Even though the rules are gentler on deals that previous iterations—there is not premium capture reserve requirement, for instance—the results would still send up financing costs for most conduit CMBS by about 10-12 basis points.
The revised rules allow for a 5% retention requirement that could be either a vertical slice or a horizontal slice of the cash proceeds (“fair value”) of the transaction instead of the par value. Another alternative would be for the issuer to create a reserve account equal to the fair value of the required retained interest. This would be for offsetting losses and interest shortfalls.
With a few exceptions, the risk retainer is forbidden from hedging the credit risk and must hold the B-piece for at least five years, instead of the life of the deal as previously proposed. However, the retained interest can be sold or hedged if the principal balance of the loans has been reduced to 33%.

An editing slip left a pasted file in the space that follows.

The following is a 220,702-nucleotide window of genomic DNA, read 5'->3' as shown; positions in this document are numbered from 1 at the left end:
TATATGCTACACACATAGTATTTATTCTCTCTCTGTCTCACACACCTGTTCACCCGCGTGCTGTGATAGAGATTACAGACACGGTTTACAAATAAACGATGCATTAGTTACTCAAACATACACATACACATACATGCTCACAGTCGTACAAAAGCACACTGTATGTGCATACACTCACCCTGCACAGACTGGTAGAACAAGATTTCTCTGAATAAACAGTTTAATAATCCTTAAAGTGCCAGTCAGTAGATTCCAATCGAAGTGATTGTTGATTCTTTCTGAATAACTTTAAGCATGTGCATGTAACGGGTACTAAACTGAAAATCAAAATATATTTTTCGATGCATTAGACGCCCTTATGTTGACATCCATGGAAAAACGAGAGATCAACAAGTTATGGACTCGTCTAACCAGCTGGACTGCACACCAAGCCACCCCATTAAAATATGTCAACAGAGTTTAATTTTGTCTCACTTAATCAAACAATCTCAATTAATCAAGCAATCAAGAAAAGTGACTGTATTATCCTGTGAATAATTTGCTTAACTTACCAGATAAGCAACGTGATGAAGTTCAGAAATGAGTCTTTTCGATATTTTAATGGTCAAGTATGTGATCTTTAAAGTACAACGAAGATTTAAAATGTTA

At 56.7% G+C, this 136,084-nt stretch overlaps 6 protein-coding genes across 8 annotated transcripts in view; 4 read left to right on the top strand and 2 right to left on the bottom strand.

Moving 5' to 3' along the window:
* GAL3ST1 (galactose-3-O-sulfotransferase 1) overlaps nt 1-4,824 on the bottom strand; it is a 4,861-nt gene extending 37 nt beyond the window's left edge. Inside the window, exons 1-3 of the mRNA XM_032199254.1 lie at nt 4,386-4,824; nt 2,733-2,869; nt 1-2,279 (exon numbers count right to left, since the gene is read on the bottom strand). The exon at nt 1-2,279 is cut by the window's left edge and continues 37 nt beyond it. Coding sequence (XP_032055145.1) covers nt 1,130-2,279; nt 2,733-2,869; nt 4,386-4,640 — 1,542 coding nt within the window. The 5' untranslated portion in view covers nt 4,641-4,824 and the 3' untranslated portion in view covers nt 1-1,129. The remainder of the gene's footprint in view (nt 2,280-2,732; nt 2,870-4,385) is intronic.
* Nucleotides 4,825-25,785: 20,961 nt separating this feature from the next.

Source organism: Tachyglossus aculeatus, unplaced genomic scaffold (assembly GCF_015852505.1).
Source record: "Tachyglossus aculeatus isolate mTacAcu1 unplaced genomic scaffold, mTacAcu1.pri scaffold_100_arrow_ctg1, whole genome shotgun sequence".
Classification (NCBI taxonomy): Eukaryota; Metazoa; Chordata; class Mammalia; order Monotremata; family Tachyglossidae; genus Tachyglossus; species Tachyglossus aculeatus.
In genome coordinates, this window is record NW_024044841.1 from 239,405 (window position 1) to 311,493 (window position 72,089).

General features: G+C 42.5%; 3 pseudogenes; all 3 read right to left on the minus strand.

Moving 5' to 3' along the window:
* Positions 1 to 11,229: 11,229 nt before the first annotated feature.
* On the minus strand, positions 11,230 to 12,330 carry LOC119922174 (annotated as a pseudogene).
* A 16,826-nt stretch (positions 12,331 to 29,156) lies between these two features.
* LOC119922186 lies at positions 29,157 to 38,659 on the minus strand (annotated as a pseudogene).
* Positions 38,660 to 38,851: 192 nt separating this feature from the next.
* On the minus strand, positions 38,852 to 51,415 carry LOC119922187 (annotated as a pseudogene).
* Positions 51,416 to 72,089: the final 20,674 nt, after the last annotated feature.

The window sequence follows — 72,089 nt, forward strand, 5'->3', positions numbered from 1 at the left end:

A qualified CRE loan with the potential for half the retention requirement still exists, with somewhat different criteria.
Using an example of a recent CMBS conduit deal, GSMS 2013-GC14, the Deutsche analysts said that if the rules were implemented in current form, the entire BBB tranche would have been retained using the horizontal approach to risk retention.
Basically the original B-piece was sized at 7.5% (nearly $95 million) of the $1.2 billion notional volume of the deal. But Deutsche analysts said it only represented 2.6% (about $33 million) of the total proceeds. Under the proposed rules, 5% of the total proceeds or about $63 million would have to be retained.
Deutsche calculated that for this transaction, that a full 11.8% of the deal balance would have been necessary to satisfy the retention requirement. The upshot would be retained triple-B tranche, and lower pricing for the different slices as well as lower overall proceeds.